The two pieces for full orchestra that began and ended Wednesday's concert by the BBC SSO under conductor Diego Masson, replacing Ryan Wigglesworth for the first half of this two-day celebration of the work of the American composer who died aged 103 in 2012, established the credentials of the BBC SSO with the repertoire. They first played Boston Symphony with Ilan Volkov at Tramway, just seven months after its premiere in Boston, and Variations for Orchestra, from half a century earlier, was a repertoire piece in the mid-90s, including an Usher Hall performance at the Edinburgh Festival.
With superb ensemble strings in both, they also illustrated the development in Carter's writing and the totality of vision present across the decades. In the Variations the lead voice is passed between sections and partnerships of instruments, while the Symphony contains even more intricate conversations between winds and strings, with demanding pizzicato passages, melodic flourishes from startling groups of instruments and a bold statement in the brass and horns about three quarters of the way through its 20 minutes.
The fullest use of all the forces available is the consistent characteristic of this individual composer and the only meaning of "Carteresque" that makes any sense. It is as identifiable in the works for solo piano played by Nicolas Hodges, whose airy dismissal of their technical demands to Kate Molleson in Wednesday's paper was supported by the pleasure he took in executing the lightning fingerwork. In partnership with SSO leader Laura Samuel and principal cello Martin Storey and then with percussionist Colin Currie and a smaller orchestra on the wonderful Two Controversies and a Conversation from 2011, the ability of Carter to create fine music best described in non-musical terms (including Thoughts and Epigrams) was communicated with passion.
I don't know whether it is true that his exceptionally long working life allowed Elliott Carter to impose an unusual element of order on his cataolgue, but there seemed to be something more than intelligent programming behind the structure of this tribute. Thursday's concert mirrored Wednesday's in placing the works for larger forces on either side of two Dialogues for piano and chamber orchestra from the 21st century, once again pairing works originally written to different commissions for specific musicians. In the case of the first, from 2003, we had the man it was composed for, Nicholas Hodges, as soloist, but he seemed equally familiar with its partner, written as a 70th birthday gift for Daniel Barenboim and premiered at La Scala with Gustavo Dudamel weeks before the composer's death.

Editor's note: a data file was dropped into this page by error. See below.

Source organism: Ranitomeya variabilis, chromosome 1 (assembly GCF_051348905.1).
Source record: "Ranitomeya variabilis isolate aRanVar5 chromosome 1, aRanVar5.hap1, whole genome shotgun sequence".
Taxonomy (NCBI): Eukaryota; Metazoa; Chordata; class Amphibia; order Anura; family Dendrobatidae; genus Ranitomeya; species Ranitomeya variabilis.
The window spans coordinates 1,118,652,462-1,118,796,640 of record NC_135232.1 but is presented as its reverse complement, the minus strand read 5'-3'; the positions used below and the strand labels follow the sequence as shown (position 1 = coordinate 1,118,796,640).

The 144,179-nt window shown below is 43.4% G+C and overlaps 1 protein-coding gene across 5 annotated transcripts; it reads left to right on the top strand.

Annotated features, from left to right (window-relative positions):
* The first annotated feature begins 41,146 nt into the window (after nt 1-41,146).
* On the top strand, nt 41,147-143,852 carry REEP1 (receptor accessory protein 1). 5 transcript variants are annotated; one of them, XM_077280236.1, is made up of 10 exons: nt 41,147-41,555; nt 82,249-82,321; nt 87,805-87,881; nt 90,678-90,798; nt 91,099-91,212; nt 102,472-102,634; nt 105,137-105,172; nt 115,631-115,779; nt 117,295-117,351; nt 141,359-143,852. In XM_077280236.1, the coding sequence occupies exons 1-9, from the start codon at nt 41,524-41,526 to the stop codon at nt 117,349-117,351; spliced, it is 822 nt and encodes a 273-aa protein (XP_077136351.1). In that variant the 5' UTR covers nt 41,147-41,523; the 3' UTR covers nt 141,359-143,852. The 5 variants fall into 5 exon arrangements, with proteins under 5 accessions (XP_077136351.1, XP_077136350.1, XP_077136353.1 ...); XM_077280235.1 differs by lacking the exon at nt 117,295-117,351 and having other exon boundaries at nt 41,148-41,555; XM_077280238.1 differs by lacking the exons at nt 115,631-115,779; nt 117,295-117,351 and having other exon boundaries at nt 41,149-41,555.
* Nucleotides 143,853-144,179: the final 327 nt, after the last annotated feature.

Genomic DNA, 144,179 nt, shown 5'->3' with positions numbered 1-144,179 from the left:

If some of Carter's late writing for piano, particularly Two Thoughts which Hodges played on Wednesday, called to mind the work of Keith Jarrett, an earlier jazz influence was clear in 1944's Holiday Overture, an evocation of release from wartime stress where Carter's early debt to Ives and Copland placed him clearly in a tradition.
If it was a joy, the Symphonia: sum fluxae pretium spei, three individually-commissioned movements assembled into a mighty 50-minute epic was the perfect culmination of this celebration, with the orchestral players alive to every nuance of the dynamic demands the composer makes on different combinations of instruments and conductor Ryan Wigglesworth in control of the careful arc of each element of the trio, especially the more contemplative sombre BBC-commissioned central Adagio tenebroso.